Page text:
On 20 January the division was slated by the commander of the 5th Army, General Mark Clark, to attack heavily fortified German positions across the Rapido as a diversion for Allied troops landing at Anzio. Although the 36th leaders knew the attack would be a suicide mission, they were compelled to carry it out anyway. While the infantrymen got in position to make the crossing, Bruce and Yates brought up their guns to an offensive position where they could fire upon the Germans while the GIs made their advance. The crossing began that night as the anti-tank troops attempted to provide supporting fire, however, they quickly became apprised of the terrible circumstances of their situation. The Germans, not only sitting in a higher position, had fortified their emplacements with numerous pieces of artillery and as the T-Patchers began their assault, quickly came under withering fire from the enemy guns. Artillery, mortars, machine guns, and more pounded into the infantry while the anti-tank gunners, firing at whatever they could from their disadvantageous position across the river, were similarly sighted in on by the enemy and met with their own hail of German shells. The artillery was nothing less than incredible and at one point, as Bruce and Yates watched their infantry get slaughtered from afar, an artillery round landed right next to their position shooting shrapnel all over the place. While Yates was unharmed, Bruce was not so fortunate and large chunks of fragmentation blasted into his arm above the elbow, across his shoulder, and in his back. One piece, in particular, broke the joint at the top of his shoulder, tearing the bones in his arm and leaving it dangling loose. It was an extremely severe injury and, likely with Yates’ help, he was evacuated to a field hospital. The battle went on for several more days and by the end Bruce was joined by thousands of his comrades.
While Bruce moved to a hospital for long-term recovery, Yates went on continuing to lead his anti-tank gun section through several more engagements before the division was once again put in a reserve position to recover from the massive casualties they had sustained at the Rapido and the battles beyond. In May the division rotated back into the line, moving to Anzio to join the other American forces preparing to make a massive breakout move towards Rome. It was during this transition that Bruce, although scarred and likely still damaged from his wounds, rejoined the company to continue serving in spite of his suffering. They arrived at Anzio on 22 May and a few days later joined the breakout actions, driving northward chasing back the Germans to reach Rome.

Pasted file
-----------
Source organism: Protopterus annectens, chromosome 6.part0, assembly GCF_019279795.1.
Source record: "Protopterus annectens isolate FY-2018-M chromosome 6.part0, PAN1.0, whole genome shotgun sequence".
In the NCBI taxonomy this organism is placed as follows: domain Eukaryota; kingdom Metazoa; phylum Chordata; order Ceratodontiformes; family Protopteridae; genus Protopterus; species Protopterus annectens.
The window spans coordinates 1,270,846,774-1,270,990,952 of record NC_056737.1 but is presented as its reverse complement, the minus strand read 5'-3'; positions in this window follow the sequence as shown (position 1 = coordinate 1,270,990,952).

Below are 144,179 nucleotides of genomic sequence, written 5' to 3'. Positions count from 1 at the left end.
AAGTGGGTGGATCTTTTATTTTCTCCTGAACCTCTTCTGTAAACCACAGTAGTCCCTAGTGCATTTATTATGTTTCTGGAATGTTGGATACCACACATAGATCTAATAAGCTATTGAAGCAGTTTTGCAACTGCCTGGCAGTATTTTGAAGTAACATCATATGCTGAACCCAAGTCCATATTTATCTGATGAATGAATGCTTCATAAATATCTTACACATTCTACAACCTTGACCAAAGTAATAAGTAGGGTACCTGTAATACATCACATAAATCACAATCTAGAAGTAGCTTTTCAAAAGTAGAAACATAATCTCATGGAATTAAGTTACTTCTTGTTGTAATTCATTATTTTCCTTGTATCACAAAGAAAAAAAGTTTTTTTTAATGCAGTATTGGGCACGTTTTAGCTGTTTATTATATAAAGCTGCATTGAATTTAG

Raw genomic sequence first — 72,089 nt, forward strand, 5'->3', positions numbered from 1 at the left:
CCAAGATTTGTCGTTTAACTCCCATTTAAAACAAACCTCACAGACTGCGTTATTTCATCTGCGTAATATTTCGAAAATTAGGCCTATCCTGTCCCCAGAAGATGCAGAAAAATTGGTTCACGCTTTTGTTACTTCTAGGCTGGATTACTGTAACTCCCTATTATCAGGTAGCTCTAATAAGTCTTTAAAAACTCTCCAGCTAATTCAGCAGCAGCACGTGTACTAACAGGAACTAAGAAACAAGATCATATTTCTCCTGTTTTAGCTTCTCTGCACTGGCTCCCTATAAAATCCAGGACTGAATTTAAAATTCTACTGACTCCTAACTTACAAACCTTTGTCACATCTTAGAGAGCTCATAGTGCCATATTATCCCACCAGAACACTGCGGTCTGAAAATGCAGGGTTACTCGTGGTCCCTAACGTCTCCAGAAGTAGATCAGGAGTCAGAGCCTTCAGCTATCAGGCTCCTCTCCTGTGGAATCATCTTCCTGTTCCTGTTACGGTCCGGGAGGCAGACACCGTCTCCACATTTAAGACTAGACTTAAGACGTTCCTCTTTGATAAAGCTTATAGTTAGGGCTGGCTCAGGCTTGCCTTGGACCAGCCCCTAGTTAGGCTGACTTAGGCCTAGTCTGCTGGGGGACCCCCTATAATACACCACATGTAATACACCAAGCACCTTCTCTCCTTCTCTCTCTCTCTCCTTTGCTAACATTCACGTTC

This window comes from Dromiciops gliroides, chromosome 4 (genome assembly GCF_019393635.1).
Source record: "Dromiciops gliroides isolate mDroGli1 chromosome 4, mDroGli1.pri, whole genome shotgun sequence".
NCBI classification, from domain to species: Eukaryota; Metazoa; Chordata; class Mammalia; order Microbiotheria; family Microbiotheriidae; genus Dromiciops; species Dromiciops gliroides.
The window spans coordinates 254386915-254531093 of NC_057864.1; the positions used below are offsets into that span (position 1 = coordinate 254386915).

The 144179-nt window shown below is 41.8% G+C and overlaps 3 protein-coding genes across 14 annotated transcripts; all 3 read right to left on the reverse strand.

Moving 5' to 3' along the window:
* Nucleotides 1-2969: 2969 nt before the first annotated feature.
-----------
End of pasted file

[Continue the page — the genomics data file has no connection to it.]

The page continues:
The fighting was intense as German armor launched several strong counterattacks against the American positions, giving the anti-tank gunners plenty to keep busy with as the rest of the infantry attempted to hold the line. Substantial action was seen at Velletri, a large German stronghold just outside the city, where the 36th engaged in heavy combat against the enemy for nearly three days, suffering numerous casualties in the process. On 1 June the city fell and the division moved onward in hot pursuit of the opposing forces. It was only a few days later, though, that tragedy would strike in the face of victory.
On 4 June the anti-tank company was providing fire support for “Task Force Stem,” a combined arms unit covering the right flank of the 143rd’s advance up the Grottaferrata-Rocca di Papa highway. Moving around several potentially hostile hills, they captured roughly 70 German prisoners in the process and successfully secured the flank for the ongoing movement. With this, the march into Rome was open. Steaming ahead with the other infantrymen, around 1300 hours the 143rd was hit by a large cluster of German artillery fire attempting to halt their progress. During this bombardment, although none could properly attest to seeing it happen, Yates was either struck directly by the impact of a German artillery shell or set off a German landmine. In either case, an explosion erupted and when the smoke had cleared, his body was nowhere to be seen. Yates, at only 26 years old, was killed in an instant. One second there, the next not.